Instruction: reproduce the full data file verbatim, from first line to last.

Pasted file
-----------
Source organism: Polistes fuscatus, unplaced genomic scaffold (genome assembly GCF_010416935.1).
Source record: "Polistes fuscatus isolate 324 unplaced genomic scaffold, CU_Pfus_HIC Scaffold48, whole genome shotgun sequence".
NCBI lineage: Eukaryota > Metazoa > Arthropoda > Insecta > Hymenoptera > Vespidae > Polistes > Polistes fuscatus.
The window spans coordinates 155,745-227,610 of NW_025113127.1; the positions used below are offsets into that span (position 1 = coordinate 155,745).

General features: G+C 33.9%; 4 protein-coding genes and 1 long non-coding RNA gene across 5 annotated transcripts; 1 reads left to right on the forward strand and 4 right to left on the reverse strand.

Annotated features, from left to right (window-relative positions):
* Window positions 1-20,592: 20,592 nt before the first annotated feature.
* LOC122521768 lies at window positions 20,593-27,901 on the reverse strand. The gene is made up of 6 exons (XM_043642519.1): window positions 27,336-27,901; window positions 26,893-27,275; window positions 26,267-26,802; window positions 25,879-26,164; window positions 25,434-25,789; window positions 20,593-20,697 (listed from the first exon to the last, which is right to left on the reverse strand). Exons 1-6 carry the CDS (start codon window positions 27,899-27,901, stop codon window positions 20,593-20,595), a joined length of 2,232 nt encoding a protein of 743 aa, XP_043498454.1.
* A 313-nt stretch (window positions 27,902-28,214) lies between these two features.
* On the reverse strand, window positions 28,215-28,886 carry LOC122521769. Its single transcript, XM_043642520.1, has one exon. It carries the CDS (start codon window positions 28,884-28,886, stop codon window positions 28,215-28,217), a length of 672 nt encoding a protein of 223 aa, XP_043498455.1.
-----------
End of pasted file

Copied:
Source organism: Polistes fuscatus, unplaced genomic scaffold (genome assembly GCF_010416935.1).
Source record: "Polistes fuscatus isolate 324 unplaced genomic scaffold, CU_Pfus_HIC Scaffold48, whole genome shotgun sequence".
NCBI lineage: Eukaryota > Metazoa > Arthropoda > Insecta > Hymenoptera > Vespidae > Polistes > Polistes fuscatus.
The window spans coordinates 155,745-227,610 of NW_025113127.1; the positions used below are offsets into that span (position 1 = coordinate 155,745).

General features: G+C 33.9%; 4 protein-coding genes and 1 long non-coding RNA gene across 5 annotated transcripts; 1 reads left to right on the forward strand and 4 right to left on the reverse strand.

Annotated features, from left to right (window-relative positions):
* Window positions 1-20,592: 20,592 nt before the first annotated feature.
* LOC122521768 lies at window positions 20,593-27,901 on the reverse strand. The gene is made up of 6 exons (XM_043642519.1): window positions 27,336-27,901; window positions 26,893-27,275; window positions 26,267-26,802; window positions 25,879-26,164; window positions 25,434-25,789; window positions 20,593-20,697 (listed from the first exon to the last, which is right to left on the reverse strand). Exons 1-6 carry the CDS (start codon window positions 27,899-27,901, stop codon window positions 20,593-20,595), a joined length of 2,232 nt encoding a protein of 743 aa, XP_043498454.1.
* A 313-nt stretch (window positions 27,902-28,214) lies between these two features.
* On the reverse strand, window positions 28,215-28,886 carry LOC122521769. Its single transcript, XM_043642520.1, has one exon. It carries the CDS (start codon window positions 28,884-28,886, stop codon window positions 28,215-28,217), a length of 672 nt encoding a protein of 223 aa, XP_043498455.1.